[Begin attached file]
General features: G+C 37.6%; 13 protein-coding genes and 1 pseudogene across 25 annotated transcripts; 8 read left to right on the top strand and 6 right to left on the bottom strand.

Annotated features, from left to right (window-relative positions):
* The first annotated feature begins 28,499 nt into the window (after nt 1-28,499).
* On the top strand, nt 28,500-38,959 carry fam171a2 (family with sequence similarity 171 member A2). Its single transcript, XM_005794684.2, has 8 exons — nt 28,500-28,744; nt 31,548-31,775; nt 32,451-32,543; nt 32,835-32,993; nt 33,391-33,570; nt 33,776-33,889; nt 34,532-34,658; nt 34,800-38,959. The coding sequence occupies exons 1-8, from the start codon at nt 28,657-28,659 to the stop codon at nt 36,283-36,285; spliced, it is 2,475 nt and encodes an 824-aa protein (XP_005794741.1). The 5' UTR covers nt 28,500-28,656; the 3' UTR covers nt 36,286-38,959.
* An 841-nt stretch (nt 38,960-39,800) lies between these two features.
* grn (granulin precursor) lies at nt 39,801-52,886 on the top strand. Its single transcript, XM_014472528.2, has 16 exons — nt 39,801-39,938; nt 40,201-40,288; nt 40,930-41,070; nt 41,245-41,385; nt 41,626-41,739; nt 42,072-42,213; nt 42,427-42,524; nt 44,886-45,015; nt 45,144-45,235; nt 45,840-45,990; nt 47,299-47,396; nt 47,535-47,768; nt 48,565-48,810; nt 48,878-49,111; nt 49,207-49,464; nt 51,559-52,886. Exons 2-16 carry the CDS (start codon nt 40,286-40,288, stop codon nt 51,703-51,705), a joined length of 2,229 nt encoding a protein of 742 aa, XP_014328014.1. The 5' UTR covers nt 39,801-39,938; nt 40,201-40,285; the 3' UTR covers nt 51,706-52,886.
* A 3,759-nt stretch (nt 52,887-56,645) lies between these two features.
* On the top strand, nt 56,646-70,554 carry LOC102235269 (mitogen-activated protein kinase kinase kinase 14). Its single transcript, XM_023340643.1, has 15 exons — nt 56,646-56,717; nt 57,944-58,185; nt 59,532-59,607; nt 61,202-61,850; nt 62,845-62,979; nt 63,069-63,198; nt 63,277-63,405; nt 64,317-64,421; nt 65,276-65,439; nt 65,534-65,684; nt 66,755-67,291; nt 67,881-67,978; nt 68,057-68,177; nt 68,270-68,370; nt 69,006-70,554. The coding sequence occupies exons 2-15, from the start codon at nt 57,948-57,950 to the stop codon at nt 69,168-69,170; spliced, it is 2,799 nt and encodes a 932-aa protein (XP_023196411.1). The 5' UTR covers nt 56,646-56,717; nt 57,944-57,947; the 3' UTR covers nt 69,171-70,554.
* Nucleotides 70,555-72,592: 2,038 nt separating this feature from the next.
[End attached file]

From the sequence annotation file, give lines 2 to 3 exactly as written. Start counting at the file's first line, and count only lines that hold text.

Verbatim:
Annotated features, from left to right (window-relative positions):
* The first annotated feature begins 28,499 nt into the window (after nt 1-28,499).